Difference between revisions of "Savegames"

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(Some confusion on IRC about the savefile filesystem. This should make it a bit clearer. Better explaination, new example and new replacement example.)
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Here's a follow-up example from the Legend of Zelda: Ocarina of Time 3D:
Here's a follow-up example from the Legend of Zelda: Ocarina of Time 3D:
00002600: 03000000 09000000 00000000 00000000  ................ //FST entry = SAVE base + File base + (FST offset * 0x200)
//FST entry = SAVE base + File base + (FST offset * 0x200) + (FST entry # * 0x30)
00002610: 00000000 00000000 00000000 00000000  ................ //0x2600    = 0x2000    + 0x400    + (0x1        * 0x200)
//0x2600    = 0x2000    + 0x400    + (0x1        * 0x200) + (0x0        * 0x30)
00002600: 03000000 09000000 00000000 00000000  ................
00002610: 00000000 00000000 00000000 00000000  ................
00002620: 00000000 00000000 00000000 00000000  ................
00002620: 00000000 00000000 00000000 00000000  ................
00002630: 01000000 73797374 656D2E64 61740000  ....system.dat..
00002630: 01000000 73797374 656D2E64 61740000  ....system.dat..

Revision as of 01:44, 19 September 2011

This page describes the format, de/encryption, etc. of savegames found in 3DS game cartridges/gamecards. You can find savegames from various 3DS games on the Games page.


On the 3DS savegames are stored much like on the DS, that is on a FLASH chip in the gamecart. On the DS these savegames were stored in plain-text but on the 3DS a layer of encryption was added. This is highly likely a streamcipher, as the contents of several savegames exhibit the odd behavior that xor-ing certain parts of the savegame together will result in the plain-text appearing.

The reason this works is because the stream cipher used has a period of 512 bytes. That is to say, it will repeat the same keystream after 512 bytes. The way you encrypt with a stream cipher is you XOR your data with the keystream as it is produced. Unfortunately, if your streamcipher repeats and you are encrypting a known plain-text (in our case, zeros) you are basically giving away your valuable keystream.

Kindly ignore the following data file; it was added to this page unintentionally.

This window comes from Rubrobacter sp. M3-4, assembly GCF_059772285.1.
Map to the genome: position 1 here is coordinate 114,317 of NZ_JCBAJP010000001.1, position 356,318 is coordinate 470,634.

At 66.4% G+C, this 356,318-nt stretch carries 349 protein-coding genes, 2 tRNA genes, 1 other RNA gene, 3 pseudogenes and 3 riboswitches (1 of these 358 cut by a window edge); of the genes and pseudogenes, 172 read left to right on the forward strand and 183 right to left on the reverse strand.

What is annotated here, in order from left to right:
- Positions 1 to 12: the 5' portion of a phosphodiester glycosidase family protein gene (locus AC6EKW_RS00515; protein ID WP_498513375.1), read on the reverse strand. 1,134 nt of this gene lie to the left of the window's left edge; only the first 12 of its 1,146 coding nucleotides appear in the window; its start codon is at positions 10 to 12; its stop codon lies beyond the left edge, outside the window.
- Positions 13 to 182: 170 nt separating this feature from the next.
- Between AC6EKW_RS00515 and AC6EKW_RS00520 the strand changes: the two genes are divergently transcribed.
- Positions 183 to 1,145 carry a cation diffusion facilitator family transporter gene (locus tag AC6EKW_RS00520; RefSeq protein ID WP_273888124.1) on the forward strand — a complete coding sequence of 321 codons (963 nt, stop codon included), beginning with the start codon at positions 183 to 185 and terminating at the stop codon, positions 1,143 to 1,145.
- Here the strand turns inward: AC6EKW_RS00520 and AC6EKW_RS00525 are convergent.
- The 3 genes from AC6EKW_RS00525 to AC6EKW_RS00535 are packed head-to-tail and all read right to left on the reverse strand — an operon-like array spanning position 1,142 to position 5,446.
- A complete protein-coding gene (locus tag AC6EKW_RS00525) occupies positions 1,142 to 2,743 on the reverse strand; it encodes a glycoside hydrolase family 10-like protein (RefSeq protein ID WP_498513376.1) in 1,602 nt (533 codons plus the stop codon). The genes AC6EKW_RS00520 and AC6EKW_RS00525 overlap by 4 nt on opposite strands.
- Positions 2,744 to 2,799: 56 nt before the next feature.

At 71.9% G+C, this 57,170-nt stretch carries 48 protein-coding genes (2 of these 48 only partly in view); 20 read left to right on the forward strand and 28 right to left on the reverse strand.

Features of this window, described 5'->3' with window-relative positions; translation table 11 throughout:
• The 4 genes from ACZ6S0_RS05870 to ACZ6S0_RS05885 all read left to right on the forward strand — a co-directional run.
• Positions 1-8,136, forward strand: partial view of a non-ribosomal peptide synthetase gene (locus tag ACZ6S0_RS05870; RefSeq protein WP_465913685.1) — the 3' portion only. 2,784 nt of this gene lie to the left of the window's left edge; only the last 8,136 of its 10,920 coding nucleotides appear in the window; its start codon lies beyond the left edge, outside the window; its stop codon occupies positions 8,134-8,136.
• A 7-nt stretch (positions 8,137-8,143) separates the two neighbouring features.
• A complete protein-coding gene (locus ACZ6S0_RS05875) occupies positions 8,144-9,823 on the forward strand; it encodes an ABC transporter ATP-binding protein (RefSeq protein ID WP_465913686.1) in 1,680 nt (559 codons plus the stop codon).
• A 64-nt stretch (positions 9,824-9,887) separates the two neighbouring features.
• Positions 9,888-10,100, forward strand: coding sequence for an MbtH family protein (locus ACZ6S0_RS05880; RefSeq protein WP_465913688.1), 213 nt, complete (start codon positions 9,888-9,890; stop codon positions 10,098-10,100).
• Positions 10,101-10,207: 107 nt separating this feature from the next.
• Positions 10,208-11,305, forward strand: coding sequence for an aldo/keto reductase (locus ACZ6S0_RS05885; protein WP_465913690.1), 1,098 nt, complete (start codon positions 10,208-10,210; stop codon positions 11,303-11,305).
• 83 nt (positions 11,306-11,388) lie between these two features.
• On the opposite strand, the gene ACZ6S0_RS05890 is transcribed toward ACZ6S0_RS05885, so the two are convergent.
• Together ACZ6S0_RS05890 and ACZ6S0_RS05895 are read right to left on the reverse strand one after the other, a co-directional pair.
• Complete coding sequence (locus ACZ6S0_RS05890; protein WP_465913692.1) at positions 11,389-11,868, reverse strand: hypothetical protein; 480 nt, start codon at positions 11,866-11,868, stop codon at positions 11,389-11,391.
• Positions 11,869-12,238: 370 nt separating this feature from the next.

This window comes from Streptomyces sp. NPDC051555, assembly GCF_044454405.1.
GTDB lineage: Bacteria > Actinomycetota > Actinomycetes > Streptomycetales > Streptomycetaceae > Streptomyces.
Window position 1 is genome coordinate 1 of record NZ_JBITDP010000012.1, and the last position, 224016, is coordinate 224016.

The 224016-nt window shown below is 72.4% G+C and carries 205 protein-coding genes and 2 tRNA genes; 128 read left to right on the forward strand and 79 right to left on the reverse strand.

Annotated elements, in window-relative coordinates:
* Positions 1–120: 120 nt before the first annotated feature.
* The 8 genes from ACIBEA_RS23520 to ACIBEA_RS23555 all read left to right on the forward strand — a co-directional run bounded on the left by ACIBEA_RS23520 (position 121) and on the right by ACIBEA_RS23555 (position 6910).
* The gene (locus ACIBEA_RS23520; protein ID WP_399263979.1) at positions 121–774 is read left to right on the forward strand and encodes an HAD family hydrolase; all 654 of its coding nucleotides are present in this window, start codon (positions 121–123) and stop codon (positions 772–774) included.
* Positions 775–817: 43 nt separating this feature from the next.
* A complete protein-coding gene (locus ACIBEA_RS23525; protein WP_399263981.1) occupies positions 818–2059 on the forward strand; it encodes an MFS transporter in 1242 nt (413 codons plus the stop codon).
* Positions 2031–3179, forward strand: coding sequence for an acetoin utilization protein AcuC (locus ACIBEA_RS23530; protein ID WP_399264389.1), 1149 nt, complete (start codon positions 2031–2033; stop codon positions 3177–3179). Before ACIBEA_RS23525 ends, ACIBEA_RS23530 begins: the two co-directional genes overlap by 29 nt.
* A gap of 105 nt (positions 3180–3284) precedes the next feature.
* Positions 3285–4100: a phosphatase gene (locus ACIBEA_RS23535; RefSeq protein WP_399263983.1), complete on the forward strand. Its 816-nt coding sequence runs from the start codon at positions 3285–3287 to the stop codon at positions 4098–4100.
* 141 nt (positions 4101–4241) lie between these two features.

So how do you use this to decrypt a savegame on a 3DS? First off, you chunk up the savegame into 512 byte chunks. Then, you bin these chunks by their contents, discarding any that contain only FF. Now look for the most common chunk. This is your keystream. Now XOR the keystream with your original savegame and you should have a fully decrypted savegame. XOR with the keystream again to produce an encrypted savegame.

Wear leveling

The 3DS employs a wear leveling scheme on the savegame FLASH chips. This is done through the usage of blockmaps and a journal. The blockmap is located at offset 0 of the flash chip, and is immediately followed by the journal. The initial state is dictated by the blockmap, and the journal is then applied to that.

First, there are 8 bytes whose purposes are currently unknown. Then comes the actual blockmap. The blockmap structure is simple:

struct header_entry {
        uint8_t phys_sec; // when bit7 is set, block has checksums, otherwise checksums are all zero